5 October, 2023
Look after your good tenants
A LEADING real estate brand advises that to retain quality tenants, maintaining a good relationship with them is vitally important and is generally achieved through being accommodating and open-minded.
Re/Max Australia public relations manager Lyn Cox said losing a good tenant could impact on the landlord’s finances.
“In this scenario, a landlord wants to increase the rent to $650 per week but the good tenant they have in place is already stretched and cannot pay the extra $60 a week,” she said
“So, the landlord decides to list the property for rent on the open market, but with all things considered, the costs incurred through the process are in excess of $2500 for the landlord.
“And the quality of the new tenant long-term is still unknown. You have to ask yourself: is it worth the risk?”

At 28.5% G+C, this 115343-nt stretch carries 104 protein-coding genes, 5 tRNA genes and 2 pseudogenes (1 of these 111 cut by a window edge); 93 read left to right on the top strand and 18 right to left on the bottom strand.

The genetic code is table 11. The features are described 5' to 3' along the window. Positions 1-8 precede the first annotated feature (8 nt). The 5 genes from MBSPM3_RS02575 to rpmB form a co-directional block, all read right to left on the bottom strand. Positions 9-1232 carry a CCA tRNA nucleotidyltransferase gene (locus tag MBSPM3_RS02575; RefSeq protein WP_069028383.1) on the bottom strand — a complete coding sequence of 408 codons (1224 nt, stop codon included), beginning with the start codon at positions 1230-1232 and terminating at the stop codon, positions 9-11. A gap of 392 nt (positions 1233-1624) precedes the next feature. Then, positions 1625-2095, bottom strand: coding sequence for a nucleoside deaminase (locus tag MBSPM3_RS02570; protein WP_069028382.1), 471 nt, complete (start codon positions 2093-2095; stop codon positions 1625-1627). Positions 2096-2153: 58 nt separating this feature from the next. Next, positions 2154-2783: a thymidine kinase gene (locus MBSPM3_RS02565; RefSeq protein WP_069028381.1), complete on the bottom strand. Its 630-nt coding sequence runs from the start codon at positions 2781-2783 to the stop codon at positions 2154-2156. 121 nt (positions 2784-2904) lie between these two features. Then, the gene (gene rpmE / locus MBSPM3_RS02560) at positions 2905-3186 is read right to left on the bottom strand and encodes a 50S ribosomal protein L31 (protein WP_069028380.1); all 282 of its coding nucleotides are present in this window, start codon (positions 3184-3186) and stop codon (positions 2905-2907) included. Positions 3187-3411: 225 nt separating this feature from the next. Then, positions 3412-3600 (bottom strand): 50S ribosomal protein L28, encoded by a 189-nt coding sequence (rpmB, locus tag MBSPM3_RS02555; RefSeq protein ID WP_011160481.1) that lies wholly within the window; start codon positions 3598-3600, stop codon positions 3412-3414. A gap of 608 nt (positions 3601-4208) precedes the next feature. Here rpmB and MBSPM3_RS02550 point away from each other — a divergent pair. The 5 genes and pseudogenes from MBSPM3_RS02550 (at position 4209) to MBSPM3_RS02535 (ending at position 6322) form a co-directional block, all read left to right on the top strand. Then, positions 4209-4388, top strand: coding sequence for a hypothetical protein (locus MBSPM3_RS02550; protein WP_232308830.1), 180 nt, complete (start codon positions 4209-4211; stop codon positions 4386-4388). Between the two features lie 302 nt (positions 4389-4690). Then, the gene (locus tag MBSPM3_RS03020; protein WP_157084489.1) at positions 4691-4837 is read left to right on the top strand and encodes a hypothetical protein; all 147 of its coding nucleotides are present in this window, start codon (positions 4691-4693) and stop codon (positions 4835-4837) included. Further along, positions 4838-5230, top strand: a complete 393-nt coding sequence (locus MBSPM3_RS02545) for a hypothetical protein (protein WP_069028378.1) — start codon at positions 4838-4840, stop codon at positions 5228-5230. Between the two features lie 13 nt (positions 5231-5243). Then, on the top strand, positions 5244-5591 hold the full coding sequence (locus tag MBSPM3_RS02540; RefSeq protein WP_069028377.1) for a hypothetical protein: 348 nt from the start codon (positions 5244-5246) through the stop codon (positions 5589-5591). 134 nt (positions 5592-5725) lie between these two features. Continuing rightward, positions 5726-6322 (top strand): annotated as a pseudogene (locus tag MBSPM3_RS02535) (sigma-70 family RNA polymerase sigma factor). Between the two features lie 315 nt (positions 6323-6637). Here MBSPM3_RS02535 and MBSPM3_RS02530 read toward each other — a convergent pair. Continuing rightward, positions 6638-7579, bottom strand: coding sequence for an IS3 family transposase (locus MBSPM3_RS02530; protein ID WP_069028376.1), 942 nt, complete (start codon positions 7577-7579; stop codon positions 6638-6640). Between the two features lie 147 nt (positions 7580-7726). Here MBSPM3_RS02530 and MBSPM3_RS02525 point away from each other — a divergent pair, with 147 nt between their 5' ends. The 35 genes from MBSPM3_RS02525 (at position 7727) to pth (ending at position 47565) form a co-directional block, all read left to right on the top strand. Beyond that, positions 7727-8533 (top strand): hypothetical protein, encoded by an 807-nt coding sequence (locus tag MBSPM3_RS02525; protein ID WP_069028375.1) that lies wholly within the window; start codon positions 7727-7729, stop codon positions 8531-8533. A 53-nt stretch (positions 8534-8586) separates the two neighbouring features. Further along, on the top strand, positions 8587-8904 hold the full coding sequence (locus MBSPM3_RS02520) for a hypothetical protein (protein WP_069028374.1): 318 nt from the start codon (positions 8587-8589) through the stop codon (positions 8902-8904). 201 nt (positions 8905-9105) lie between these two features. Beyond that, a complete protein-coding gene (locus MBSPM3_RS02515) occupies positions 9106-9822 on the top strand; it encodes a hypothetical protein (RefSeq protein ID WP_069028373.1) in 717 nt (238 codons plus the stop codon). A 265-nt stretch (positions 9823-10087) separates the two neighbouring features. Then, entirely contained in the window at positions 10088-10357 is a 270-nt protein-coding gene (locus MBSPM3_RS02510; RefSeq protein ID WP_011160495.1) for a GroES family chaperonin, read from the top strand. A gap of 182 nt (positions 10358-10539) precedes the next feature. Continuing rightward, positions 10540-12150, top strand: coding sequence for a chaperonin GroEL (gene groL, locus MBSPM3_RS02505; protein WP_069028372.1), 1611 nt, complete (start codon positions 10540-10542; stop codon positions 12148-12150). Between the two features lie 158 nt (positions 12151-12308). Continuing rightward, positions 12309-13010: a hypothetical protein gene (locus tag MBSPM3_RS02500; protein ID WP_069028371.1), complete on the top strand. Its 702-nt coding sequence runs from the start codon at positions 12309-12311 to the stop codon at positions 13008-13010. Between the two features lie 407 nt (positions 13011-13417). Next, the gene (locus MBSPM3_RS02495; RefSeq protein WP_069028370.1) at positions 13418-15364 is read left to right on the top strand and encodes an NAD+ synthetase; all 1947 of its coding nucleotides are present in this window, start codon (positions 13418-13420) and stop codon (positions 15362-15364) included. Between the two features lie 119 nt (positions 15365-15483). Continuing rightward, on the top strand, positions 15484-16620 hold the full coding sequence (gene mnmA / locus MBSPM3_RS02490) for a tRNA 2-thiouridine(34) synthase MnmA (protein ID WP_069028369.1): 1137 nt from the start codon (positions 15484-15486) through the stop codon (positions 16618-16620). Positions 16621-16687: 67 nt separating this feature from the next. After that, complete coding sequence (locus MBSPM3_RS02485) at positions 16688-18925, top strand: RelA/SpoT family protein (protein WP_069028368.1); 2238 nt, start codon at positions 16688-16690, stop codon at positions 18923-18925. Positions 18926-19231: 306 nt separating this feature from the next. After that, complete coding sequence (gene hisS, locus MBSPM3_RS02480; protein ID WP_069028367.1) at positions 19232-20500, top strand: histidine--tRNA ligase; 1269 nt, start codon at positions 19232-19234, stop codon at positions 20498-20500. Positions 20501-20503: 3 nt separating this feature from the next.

Ms Cox’s’ tips include:
Allow the tenants to create a home for themselves
Fix any problems in a timely manner
Provide options for pets, if possible, making sure the appropriate clause is present in the lease
Consider green upgrades
Take out landlord insurance.
“Sustainability features and upgrades can help keep quality tenants long-term,” Ms Cox said.
“Energy efficient upgrades are attractive because of a potentially reduced electricity bill,” she said.
“When a landlord is paying for the electricity, installing solar panels might be a way of increasing cash flow, but solar panels may also add to maintenance costs.
“In some Australian states, properties with water saving devices can pass on water usage costs to the tenant but not so in others.
“In all situations, you need to weigh up the cost of installing devices against the savings to determine viability.
“Some practical green upgrades that are not so costly include having energy-efficient appliances and sealing windows and doors to help reduce airflow inefficiencies.
“Even with the best tenant in the world, your investment property needs to be properly insured.
“Landlord insurance protects investors from potential lawsuits, any potential loss due to damage, and other risks.
“Unbelievably, a study from the Insurance Council of Australia showed that only around three in five rental properties are covered by landlord insurance.”